I'm not into celebrities, most of the people portrayed in this tome I do not recognise. I need to consult the index in order to know who I am shown. There is hardly anything that I find more despicable than our obsessions with people who we have decided are somehow special. So how come I'm spending time with this book?

My interest in this tome stems from it's title. I'm curious to see what photographs can tell me about human conditions. Probably not much, I surmise, for pictures reflect a person's outside, they can't show me their inside, where I suspect the human condition might be located.

On the other hand, we judge people by their appearance. So surely a person's character must be visible in one's body, in the way people present themselves to the camera. The ones shown in this book seem to be more than conscious of the camera's presence. It is a display of vanity that I abhor. Moreoever, most of the people portrayed I have no sympathy for.

However, the photos are excellent, the framing as well as the selection of light are superb. Also, I spend quite some time with them. Which is sort of irrtitating for it seems to me that these pics make me pause while others that I like make me not pay much attention. How come? I can only guess. Is it the photographs, the subject matter, or is it me, the state of mind that I'm presently in? Well, I do not know. I suppose it is a mix of all of that. Yet fact is that it has to do with the photographes that seem to trigger something that I'm not consciously aware of.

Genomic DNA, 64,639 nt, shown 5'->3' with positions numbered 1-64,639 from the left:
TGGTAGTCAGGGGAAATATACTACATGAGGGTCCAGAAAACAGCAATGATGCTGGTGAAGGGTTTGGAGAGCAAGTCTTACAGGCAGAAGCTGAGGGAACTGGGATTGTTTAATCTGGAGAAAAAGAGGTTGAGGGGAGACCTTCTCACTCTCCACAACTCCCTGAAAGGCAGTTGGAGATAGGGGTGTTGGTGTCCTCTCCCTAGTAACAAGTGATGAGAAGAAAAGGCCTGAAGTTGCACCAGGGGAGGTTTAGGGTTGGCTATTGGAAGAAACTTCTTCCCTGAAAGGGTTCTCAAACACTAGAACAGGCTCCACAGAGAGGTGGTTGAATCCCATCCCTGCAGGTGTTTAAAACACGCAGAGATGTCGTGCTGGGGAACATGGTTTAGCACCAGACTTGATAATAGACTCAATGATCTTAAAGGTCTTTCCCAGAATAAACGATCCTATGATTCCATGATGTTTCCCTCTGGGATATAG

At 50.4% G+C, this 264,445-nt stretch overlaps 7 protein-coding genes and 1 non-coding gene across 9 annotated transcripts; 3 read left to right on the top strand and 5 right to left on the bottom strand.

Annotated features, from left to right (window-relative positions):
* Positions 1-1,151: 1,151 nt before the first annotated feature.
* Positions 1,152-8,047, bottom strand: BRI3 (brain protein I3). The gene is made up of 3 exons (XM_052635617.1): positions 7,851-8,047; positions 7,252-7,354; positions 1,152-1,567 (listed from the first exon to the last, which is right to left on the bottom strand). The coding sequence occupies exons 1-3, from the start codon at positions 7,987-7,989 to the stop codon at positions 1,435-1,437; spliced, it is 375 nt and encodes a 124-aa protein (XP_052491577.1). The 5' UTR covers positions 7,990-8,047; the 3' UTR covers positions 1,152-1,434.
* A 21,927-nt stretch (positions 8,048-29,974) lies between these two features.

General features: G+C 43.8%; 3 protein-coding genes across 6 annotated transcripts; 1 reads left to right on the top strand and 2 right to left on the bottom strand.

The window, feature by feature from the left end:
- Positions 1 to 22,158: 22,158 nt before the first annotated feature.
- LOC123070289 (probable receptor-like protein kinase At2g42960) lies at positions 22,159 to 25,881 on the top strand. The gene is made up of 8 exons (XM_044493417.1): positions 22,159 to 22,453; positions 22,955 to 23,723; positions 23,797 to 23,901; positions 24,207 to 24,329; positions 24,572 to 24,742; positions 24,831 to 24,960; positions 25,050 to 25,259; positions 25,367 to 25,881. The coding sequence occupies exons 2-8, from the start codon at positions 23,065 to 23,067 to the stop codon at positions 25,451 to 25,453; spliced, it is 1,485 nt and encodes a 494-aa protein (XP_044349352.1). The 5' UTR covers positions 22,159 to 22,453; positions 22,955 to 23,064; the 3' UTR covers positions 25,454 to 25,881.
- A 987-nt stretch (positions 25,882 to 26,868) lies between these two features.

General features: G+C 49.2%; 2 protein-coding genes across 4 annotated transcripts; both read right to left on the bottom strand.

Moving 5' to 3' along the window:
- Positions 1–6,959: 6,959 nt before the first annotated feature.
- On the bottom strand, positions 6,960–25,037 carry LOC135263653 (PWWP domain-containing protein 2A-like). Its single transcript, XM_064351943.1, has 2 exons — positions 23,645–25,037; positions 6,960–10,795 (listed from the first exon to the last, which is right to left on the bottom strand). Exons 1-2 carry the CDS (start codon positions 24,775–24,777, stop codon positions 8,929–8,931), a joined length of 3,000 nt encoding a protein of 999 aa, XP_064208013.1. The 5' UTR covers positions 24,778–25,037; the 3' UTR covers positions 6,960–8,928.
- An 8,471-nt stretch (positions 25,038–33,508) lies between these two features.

When looking at photographs I'm not asking myself what the photographer wanted to show me. For one thing, seaching for motives isn't my thing. In addition, I doubt that anybody has a clue why (s)he's doing what (s)he's doing. And so I simply observe what looking at these photographs is doing to me.

Men on a rooftop in São Paulo make my mind automatically wander to René Burri's shot of 1960; a man pretending to play chess with a naked woman brings up Henry Miller playing table tennis with a naked woman.

Some of the shots are sheer aesthetic pleasure. Untitled (Nude Lying on Daybed), Berlin, 2018, for instance. Or Valerie Pachner, Berlin, 2022. Or Untitled (Gabriela), Berlin 2016. Or Shermine, Berlin, 2018. It hasn't escaped me that all of these shots (and quite some more) are showing beautiful women. In other words: I'm not sure whether it is their natural beauty or the photographs that enchant me.

I do not glance through the pages in one go, instead I look at them, put the book aside, come back to it when in another mood. And, I realise that some of the shots stay with me. No, I do not try to explain to myself why that might be. I simply observe it. Interestingly enough, it is pictures of people I do not have much sympathy for that I feel drawn to. Bono, for instance. Or Moritz and Wotan. On the other hand, I do have favourites: Cate Blanchett at the piano as well as Oscar Niemeyer's fingers holding a pen (I'm fond of Niemeyer's thinking and of his work).

The photographs are accompanied by two texts. The one by Laura Helena Wurth deals with quite some of the pictures in this book, the one by Christian 'Flake' Lorenz is basically about music, another celebration of the moment, that however cannot be photographed.

Olaf Heine
Human Conditions
Prestel Verlag, Munich-London-New York 2022